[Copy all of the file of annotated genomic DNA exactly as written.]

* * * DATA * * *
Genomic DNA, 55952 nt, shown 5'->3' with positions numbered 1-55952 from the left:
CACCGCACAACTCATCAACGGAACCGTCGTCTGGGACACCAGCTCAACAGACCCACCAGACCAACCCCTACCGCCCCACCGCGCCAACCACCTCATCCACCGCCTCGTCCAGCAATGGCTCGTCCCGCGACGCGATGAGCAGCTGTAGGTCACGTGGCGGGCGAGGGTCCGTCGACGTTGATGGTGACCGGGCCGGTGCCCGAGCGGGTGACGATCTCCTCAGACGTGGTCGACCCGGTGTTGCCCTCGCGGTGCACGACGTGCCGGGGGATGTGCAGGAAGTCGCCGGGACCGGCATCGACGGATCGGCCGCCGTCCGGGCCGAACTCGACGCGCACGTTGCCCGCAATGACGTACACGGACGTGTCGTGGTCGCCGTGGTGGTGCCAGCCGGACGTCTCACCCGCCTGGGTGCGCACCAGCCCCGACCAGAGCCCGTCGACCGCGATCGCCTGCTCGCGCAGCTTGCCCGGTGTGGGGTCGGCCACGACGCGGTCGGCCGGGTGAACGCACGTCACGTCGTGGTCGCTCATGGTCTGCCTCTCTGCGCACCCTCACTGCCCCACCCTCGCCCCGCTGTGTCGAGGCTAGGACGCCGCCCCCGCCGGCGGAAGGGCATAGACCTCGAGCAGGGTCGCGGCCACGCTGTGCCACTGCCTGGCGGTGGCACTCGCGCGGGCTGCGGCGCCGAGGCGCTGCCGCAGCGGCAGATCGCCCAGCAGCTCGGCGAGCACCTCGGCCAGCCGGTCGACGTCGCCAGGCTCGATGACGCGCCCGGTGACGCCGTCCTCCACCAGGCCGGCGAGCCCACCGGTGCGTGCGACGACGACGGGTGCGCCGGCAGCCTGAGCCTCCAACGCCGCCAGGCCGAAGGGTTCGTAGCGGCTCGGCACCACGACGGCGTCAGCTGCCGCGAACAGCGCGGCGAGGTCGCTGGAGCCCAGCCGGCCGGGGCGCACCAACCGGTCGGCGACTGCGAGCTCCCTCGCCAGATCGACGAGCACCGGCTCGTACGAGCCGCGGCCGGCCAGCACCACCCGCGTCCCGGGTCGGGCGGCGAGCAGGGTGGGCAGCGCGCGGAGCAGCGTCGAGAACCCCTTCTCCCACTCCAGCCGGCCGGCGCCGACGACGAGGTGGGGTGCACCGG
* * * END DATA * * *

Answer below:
Genomic DNA, 55952 nt, shown 5'->3' with positions numbered 1-55952 from the left:
CACCGCACAACTCATCAACGGAACCGTCGTCTGGGACACCAGCTCAACAGACCCACCAGACCAACCCCTACCGCCCCACCGCGCCAACCACCTCATCCACCGCCTCGTCCAGCAATGGCTCGTCCCGCGACGCGATGAGCAGCTGTAGGTCACGTGGCGGGCGAGGGTCCGTCGACGTTGATGGTGACCGGGCCGGTGCCCGAGCGGGTGACGATCTCCTCAGACGTGGTCGACCCGGTGTTGCCCTCGCGGTGCACGACGTGCCGGGGGATGTGCAGGAAGTCGCCGGGACCGGCATCGACGGATCGGCCGCCGTCCGGGCCGAACTCGACGCGCACGTTGCCCGCAATGACGTACACGGACGTGTCGTGGTCGCCGTGGTGGTGCCAGCCGGACGTCTCACCCGCCTGGGTGCGCACCAGCCCCGACCAGAGCCCGTCGACCGCGATCGCCTGCTCGCGCAGCTTGCCCGGTGTGGGGTCGGCCACGACGCGGTCGGCCGGGTGAACGCACGTCACGTCGTGGTCGCTCATGGTCTGCCTCTCTGCGCACCCTCACTGCCCCACCCTCGCCCCGCTGTGTCGAGGCTAGGACGCCGCCCCCGCCGGCGGAAGGGCATAGACCTCGAGCAGGGTCGCGGCCACGCTGTGCCACTGCCTGGCGGTGGCACTCGCGCGGGCTGCGGCGCCGAGGCGCTGCCGCAGCGGCAGATCGCCCAGCAGCTCGGCGAGCACCTCGGCCAGCCGGTCGACGTCGCCAGGCTCGATGACGCGCCCGGTGACGCCGTCCTCCACCAGGCCGGCGAGCCCACCGGTGCGTGCGACGACGACGGGTGCGCCGGCAGCCTGAGCCTCCAACGCCGCCAGGCCGAAGGGTTCGTAGCGGCTCGGCACCACGACGGCGTCAGCTGCCGCGAACAGCGCGGCGAGGTCGCTGGAGCCCAGCCGGCCGGGGCGCACCAACCGGTCGGCGACTGCGAGCTCCCTCGCCAGATCGACGAGCACCGGCTCGTACGAGCCGCGGCCGGCCAGCACCACCCGCGTCCCGGGTCGGGCGGCGAGCAGGGTGGGCAGCGCGCGGAGCAGCGTCGAGAACCCCTTCTCCCACTCCAGCCGGCCGGCGCCGACGACGAGGTGGGGTGCACCGG